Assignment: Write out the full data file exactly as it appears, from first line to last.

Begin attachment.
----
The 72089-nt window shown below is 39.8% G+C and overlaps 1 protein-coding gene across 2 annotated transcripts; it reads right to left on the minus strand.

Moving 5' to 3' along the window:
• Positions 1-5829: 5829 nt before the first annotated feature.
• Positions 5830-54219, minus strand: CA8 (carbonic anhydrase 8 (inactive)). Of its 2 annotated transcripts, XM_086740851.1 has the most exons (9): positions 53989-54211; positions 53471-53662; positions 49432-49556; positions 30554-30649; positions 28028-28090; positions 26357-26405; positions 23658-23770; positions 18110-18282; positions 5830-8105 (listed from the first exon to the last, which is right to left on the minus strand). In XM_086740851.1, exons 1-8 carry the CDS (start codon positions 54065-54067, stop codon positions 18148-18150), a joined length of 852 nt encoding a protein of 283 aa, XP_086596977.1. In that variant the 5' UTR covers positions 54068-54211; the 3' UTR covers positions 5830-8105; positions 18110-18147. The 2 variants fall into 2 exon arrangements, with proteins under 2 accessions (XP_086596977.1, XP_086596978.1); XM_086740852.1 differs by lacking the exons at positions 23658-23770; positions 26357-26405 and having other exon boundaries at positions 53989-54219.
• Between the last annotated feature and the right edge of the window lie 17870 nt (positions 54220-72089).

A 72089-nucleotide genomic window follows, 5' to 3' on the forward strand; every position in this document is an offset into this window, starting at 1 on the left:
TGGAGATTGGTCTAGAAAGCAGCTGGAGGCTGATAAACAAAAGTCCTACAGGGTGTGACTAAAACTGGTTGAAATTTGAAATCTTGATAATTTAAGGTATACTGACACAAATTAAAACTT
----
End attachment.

The 72089-nt window shown below is 39.8% G+C and overlaps 1 protein-coding gene across 2 annotated transcripts; it reads right to left on the minus strand.

Moving 5' to 3' along the window:
• Positions 1-5829: 5829 nt before the first annotated feature.
• Positions 5830-54219, minus strand: CA8 (carbonic anhydrase 8 (inactive)). Of its 2 annotated transcripts, XM_086740851.1 has the most exons (9): positions 53989-54211; positions 53471-53662; positions 49432-49556; positions 30554-30649; positions 28028-28090; positions 26357-26405; positions 23658-23770; positions 18110-18282; positions 5830-8105 (listed from the first exon to the last, which is right to left on the minus strand). In XM_086740851.1, exons 1-8 carry the CDS (start codon positions 54065-54067, stop codon positions 18148-18150), a joined length of 852 nt encoding a protein of 283 aa, XP_086596977.1. In that variant the 5' UTR covers positions 54068-54211; the 3' UTR covers positions 5830-8105; positions 18110-18147. The 2 variants fall into 2 exon arrangements, with proteins under 2 accessions (XP_086596977.1, XP_086596978.1); XM_086740852.1 differs by lacking the exons at positions 23658-23770; positions 26357-26405 and having other exon boundaries at positions 53989-54219.
• Between the last annotated feature and the right edge of the window lie 17870 nt (positions 54220-72089).

A 72089-nucleotide genomic window follows, 5' to 3' on the forward strand; every position in this document is an offset into this window, starting at 1 on the left:
TGGAGATTGGTCTAGAAAGCAGCTGGAGGCTGATAAACAAAAGTCCTACAGGGTGTGACTAAAACTGGTTGAAATTTGAAATCTTGATAATTTAAGGTATACTGACACAAATTAAAACTT